Affecting Contact Centres
The GDPR (The General Data Protection Regulation) aims to strengthen and unify data protection around personal data, comprising of 99 articles which intend to inspire confidence in customers that businesses can process their data while keeping it safe in terms of storage and use. It replaces the Data Protection Act in May 2018.
Failure to comply with the requirements for GDPR regarding the protection of customers’ personal data can result in serious consequences for organisations, including fines of up to £20milion or 4% of turnover (whichever is greater) in the case of a data breach or the failure to report one within 72 hours.
So What Does This Mean For Contact Centres?
Over and above the impact that the GDPR will have on general areas of a business, with regards to capturing, storing and transferring data, it has serious implications for taking payments and call recording.
Data security will need to be at the heart of any new project or system that a contact centre is considering implementing and, likewise, all existing software within the contact centre needs to be audited so that personal data is handled correctly.
In particular, if your contact centre processes payment card transactions then these details need to be protected accordingly. This is where separate legislation, the Payment Card Industry Data Security Standard (PCI DSS), becomes important.
The Relationship Between the GDPR and the PCI DSS
Both PCI DSS and GDPR intend to improve customer data protection. PCI DSS focuses on payment card data while the GDPR focuses on personally identifiable information. However, even though there is notable overlap there are significant differences in terms of how the two are phrased.
The good news for organisations that are already PCI DSS compliant is that the GDPR is less prescriptive than the PCI DSS. The GDPR lays out what organisations need to do but does not spell out precisely how. In contrast, PCI DSS specifies but what needs to be achieved and how it should be achieved, laying out a clear methodology and providing regular updates for achieving card data security.
Protecting Customers and Staff
The greatest data protection risk for a contact centre is agent handling of data, whether due to mishandling of card details or infiltration by organised criminal groups. The cost of training and educating your staff on the risks involved can be invaluable, along with the implementation of technology which completely removes sensitive card data from the scope of your contact centre agents.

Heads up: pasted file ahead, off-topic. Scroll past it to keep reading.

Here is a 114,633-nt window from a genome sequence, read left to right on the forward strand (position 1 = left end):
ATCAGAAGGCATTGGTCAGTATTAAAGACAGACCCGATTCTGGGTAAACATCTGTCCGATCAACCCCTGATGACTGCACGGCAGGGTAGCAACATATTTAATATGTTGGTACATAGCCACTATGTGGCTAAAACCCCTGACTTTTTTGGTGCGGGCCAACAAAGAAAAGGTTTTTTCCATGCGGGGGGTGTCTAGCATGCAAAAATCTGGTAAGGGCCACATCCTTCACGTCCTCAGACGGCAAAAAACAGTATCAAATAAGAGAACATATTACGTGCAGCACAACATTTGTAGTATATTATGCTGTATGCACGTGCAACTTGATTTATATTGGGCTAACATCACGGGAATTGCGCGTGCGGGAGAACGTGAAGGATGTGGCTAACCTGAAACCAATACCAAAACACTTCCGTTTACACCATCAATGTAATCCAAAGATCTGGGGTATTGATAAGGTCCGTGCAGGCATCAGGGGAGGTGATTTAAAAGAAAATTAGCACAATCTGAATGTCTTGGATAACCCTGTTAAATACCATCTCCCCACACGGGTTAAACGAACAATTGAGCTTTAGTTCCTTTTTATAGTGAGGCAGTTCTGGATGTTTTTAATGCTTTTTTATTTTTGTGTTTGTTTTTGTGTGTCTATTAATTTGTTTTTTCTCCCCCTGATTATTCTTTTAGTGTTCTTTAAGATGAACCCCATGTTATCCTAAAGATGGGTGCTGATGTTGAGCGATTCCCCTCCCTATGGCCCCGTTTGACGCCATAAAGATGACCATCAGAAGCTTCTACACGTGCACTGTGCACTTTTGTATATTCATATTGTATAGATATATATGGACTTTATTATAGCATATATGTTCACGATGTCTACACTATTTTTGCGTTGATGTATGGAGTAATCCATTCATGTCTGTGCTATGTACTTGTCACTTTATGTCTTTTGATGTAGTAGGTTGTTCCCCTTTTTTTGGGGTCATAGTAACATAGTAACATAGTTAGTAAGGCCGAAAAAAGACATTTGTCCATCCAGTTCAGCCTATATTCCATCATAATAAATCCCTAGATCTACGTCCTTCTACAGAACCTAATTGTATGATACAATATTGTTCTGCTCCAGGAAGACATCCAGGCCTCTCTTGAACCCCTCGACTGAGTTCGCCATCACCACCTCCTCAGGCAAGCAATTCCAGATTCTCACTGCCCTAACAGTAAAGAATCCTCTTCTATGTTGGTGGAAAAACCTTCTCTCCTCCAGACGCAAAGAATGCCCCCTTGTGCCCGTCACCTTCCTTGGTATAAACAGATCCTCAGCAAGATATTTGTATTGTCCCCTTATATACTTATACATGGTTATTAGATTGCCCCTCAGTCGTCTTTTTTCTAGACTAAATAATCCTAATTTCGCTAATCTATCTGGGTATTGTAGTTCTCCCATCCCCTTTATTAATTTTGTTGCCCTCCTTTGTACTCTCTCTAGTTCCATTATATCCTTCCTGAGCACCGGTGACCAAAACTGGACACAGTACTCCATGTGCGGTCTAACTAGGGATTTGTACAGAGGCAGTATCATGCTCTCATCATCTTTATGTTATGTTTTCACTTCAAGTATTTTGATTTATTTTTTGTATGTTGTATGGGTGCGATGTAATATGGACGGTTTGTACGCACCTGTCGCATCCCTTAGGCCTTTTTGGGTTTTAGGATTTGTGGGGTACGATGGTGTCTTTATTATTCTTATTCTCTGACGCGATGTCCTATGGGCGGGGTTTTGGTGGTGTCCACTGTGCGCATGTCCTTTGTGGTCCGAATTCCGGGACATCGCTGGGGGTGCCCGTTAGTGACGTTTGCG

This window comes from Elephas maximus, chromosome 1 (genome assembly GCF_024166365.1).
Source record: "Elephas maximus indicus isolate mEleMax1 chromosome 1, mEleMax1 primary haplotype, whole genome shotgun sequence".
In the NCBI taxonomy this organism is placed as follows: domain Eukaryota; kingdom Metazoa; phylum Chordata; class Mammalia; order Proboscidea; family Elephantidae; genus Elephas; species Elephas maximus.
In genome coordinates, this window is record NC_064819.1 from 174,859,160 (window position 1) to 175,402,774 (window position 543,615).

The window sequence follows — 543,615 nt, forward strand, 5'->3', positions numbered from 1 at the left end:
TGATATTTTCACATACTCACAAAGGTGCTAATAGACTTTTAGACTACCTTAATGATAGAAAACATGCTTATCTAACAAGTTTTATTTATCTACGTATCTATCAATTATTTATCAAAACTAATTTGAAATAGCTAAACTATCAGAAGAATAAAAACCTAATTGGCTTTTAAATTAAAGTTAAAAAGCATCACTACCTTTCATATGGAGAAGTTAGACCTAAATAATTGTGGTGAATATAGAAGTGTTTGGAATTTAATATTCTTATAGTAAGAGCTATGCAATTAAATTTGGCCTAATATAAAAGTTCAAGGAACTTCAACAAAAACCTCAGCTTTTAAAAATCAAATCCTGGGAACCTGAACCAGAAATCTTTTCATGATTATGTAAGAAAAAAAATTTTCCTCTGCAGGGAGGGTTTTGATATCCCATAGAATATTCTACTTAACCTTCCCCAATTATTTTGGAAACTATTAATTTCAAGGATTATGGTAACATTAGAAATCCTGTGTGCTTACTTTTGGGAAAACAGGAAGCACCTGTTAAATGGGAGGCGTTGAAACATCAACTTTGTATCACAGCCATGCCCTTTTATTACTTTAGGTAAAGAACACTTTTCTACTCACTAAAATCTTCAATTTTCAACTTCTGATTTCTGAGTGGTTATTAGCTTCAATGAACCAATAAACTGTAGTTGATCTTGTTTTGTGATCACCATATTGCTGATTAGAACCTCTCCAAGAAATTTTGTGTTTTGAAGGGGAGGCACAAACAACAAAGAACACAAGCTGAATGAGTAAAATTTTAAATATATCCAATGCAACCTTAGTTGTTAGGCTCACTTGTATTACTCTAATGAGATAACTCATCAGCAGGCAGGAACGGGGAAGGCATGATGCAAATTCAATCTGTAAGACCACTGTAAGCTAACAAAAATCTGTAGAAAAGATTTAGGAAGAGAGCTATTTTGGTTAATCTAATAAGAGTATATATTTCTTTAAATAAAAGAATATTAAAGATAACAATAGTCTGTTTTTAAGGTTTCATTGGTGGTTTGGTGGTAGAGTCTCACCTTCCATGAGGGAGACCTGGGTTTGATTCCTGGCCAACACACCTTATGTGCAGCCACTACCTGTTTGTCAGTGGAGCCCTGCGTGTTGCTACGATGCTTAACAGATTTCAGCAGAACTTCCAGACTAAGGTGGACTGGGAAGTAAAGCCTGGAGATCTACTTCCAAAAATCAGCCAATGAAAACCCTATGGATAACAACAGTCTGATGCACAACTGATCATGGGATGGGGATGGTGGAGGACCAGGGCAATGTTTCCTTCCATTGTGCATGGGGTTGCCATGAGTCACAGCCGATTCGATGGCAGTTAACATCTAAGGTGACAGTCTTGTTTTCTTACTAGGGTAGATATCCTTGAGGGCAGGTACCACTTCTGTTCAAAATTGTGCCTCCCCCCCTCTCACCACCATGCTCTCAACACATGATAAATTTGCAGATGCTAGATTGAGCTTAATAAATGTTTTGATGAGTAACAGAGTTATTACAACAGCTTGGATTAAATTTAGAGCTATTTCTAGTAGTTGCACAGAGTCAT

Remember that the buck stops with the merchant to ensure PCI DSS compliance and the same will be true for GDPR. It’s impossible to simply hand responsibility over to a third party, it is the responsibility of an organisation to identify how it manages data. However, taking a lead from PCI DSS and working with the right people can go a long way towards compliance and low-stress adjustment.
Like PCI DSS compliance, the responsibility for GDPR cannot be entirely taken out of the hands of the contact centre. However, the amount of effort required can be dramatically reduced by working with a PCI-DSS Level 1 trusted partner. A trusted provider can ensure that you are compliant in the contact centre and it’s a great place to start your GDPR project.
Our expert telecommunication and software developers have created PayGuard, making processing card payments simple and secure for customers and for staff. By ensuring that agents, and the entire organisation in fact, is out of scope in terms of PCI compliance, this technology helps a contact centre’s GDPR plan.
When making a payment over the phone via PayGuard, a customer enters their payment details via the telephone keypad to complete the transaction. While the contact centre agent is aware the transaction is occurring (and can still engage with the customer if required), they are not able to see or hear the card data at any stage, removing insider threat risk posed by the agents. Additionally, with no payment data on site, the contact centre’s obligations regarding PCI DSS are significantly reduced, leaving just one of the 12 requirements in scope for the merchant; requirement 12 maintain a policy that addresses information security.